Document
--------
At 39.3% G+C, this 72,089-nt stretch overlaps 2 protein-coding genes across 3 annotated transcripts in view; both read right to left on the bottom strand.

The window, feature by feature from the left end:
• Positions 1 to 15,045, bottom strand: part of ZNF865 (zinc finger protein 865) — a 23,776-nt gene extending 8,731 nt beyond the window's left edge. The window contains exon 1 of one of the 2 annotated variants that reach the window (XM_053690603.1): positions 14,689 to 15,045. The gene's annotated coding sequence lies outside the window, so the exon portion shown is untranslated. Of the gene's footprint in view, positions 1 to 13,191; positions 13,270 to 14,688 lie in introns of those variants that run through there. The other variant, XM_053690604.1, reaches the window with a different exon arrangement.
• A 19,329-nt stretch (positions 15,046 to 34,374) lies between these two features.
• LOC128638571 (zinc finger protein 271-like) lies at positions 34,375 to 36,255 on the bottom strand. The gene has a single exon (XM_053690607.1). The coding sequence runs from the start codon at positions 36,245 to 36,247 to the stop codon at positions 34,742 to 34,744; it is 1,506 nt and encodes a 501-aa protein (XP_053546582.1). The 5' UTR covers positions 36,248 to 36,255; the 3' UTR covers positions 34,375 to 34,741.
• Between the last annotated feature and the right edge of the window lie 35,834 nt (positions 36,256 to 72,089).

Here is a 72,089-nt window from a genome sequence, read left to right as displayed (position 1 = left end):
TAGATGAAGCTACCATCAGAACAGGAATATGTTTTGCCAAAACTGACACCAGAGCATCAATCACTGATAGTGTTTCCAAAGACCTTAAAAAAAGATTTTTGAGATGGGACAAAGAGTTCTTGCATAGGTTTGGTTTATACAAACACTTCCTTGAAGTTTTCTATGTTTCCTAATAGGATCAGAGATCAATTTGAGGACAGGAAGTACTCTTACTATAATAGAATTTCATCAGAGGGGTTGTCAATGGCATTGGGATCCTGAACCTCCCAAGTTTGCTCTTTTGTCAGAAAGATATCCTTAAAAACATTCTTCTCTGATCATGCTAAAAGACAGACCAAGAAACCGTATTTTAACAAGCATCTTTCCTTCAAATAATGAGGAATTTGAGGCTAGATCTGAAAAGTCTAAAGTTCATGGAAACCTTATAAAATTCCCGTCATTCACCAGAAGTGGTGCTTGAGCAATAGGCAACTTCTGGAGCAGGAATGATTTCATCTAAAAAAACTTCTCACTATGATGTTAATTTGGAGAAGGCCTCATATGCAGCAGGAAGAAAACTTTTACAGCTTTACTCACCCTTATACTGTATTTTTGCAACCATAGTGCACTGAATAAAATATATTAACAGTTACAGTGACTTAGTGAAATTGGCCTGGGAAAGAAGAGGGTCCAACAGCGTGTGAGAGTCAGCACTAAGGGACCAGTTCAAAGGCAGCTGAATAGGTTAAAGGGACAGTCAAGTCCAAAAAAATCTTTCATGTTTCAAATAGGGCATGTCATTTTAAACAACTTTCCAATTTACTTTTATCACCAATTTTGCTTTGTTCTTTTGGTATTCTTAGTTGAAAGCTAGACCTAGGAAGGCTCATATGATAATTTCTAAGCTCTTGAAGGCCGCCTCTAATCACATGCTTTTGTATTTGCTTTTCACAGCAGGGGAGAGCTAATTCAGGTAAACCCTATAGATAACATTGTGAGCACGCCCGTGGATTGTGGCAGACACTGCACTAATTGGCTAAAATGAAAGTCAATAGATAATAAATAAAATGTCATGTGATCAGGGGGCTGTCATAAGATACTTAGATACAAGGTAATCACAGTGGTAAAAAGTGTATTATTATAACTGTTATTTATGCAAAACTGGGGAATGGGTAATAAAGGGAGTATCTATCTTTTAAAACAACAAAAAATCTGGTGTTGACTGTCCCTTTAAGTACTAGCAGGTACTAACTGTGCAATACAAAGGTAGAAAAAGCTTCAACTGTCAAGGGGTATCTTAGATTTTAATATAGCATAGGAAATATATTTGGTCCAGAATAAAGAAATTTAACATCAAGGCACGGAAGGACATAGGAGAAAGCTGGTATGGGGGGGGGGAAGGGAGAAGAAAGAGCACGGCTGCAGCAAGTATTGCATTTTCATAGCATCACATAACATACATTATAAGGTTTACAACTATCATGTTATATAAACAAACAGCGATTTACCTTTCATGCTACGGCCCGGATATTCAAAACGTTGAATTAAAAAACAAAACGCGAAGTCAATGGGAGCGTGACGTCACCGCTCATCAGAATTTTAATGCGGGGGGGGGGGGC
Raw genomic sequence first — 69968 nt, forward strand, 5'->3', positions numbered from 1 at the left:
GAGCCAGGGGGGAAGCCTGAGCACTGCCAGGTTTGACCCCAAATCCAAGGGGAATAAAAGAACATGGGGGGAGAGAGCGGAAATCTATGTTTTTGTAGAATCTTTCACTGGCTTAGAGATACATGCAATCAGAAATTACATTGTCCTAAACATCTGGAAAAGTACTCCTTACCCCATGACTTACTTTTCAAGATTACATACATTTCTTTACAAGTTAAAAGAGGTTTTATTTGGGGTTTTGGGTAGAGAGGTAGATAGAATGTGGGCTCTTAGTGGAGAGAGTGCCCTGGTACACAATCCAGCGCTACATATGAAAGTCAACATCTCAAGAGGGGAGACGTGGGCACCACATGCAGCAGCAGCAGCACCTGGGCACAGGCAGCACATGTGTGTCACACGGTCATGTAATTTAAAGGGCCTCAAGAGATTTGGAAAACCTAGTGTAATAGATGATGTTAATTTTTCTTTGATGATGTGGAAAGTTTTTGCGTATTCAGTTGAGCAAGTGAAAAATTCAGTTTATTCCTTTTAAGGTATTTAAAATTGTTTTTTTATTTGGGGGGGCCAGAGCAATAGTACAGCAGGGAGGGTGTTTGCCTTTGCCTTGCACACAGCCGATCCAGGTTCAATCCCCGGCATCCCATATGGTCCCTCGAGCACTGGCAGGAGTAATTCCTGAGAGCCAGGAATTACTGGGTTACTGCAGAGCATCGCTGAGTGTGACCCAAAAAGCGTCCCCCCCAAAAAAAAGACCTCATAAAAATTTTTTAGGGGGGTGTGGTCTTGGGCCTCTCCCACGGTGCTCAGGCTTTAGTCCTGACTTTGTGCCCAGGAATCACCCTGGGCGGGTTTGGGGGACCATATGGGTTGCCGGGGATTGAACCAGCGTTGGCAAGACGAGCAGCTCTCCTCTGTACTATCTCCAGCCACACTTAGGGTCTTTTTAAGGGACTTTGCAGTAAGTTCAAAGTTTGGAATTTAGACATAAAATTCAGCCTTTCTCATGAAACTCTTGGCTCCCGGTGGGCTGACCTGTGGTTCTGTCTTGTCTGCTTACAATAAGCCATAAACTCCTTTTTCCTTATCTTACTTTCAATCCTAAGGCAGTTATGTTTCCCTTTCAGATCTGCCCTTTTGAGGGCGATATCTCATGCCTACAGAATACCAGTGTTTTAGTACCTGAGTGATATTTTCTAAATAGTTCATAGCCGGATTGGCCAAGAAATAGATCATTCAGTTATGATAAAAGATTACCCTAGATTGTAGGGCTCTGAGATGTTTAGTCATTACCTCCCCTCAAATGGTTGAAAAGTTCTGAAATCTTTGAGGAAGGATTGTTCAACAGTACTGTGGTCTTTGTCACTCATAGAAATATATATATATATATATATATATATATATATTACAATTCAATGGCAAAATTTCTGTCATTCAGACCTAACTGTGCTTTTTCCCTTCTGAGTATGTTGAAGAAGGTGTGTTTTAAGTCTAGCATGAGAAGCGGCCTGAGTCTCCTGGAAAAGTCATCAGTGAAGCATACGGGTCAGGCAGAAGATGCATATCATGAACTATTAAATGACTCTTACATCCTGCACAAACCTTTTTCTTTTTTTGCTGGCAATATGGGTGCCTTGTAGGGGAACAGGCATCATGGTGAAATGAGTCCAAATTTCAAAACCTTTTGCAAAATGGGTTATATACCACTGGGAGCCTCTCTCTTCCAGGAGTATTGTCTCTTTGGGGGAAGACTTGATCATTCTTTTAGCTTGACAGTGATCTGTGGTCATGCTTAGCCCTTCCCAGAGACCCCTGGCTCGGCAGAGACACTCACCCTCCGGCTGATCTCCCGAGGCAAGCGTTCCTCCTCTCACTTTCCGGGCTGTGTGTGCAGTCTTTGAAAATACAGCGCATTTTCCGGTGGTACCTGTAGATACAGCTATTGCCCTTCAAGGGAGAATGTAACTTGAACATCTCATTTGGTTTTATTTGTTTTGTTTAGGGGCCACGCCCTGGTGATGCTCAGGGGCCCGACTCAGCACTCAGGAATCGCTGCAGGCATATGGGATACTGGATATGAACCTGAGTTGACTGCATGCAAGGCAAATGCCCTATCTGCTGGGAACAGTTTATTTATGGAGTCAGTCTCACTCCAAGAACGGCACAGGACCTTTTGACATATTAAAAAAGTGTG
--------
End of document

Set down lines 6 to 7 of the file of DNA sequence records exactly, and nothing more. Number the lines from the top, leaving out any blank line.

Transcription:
• Between the last annotated feature and the right edge of the window lie 35,834 nt (positions 36,256 to 72,089).

Here is a 72,089-nt window from a genome sequence, read left to right as displayed (position 1 = left end):